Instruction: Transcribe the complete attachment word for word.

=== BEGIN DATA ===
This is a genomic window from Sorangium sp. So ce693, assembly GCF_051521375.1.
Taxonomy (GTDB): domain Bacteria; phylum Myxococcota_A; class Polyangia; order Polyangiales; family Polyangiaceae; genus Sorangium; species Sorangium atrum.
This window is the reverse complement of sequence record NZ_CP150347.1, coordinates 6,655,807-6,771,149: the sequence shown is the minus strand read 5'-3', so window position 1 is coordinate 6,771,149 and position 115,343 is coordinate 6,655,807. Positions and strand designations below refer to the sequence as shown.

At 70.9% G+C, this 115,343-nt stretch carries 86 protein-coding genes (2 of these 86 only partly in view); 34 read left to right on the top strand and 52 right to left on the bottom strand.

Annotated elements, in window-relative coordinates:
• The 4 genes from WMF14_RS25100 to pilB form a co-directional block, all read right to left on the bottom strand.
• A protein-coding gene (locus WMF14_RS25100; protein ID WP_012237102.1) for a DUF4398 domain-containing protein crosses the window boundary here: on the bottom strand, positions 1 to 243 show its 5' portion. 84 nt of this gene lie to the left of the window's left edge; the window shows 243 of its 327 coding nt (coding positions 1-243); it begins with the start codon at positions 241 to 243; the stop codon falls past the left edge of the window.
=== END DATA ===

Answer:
This is a genomic window from Sorangium sp. So ce693, assembly GCF_051521375.1.
Taxonomy (GTDB): domain Bacteria; phylum Myxococcota_A; class Polyangia; order Polyangiales; family Polyangiaceae; genus Sorangium; species Sorangium atrum.
This window is the reverse complement of sequence record NZ_CP150347.1, coordinates 6,655,807-6,771,149: the sequence shown is the minus strand read 5'-3', so window position 1 is coordinate 6,771,149 and position 115,343 is coordinate 6,655,807. Positions and strand designations below refer to the sequence as shown.

At 70.9% G+C, this 115,343-nt stretch carries 86 protein-coding genes (2 of these 86 only partly in view); 34 read left to right on the top strand and 52 right to left on the bottom strand.

Annotated elements, in window-relative coordinates:
• The 4 genes from WMF14_RS25100 to pilB form a co-directional block, all read right to left on the bottom strand.
• A protein-coding gene (locus WMF14_RS25100; protein ID WP_012237102.1) for a DUF4398 domain-containing protein crosses the window boundary here: on the bottom strand, positions 1 to 243 show its 5' portion. 84 nt of this gene lie to the left of the window's left edge; the window shows 243 of its 327 coding nt (coding positions 1-243); it begins with the start codon at positions 241 to 243; the stop codon falls past the left edge of the window.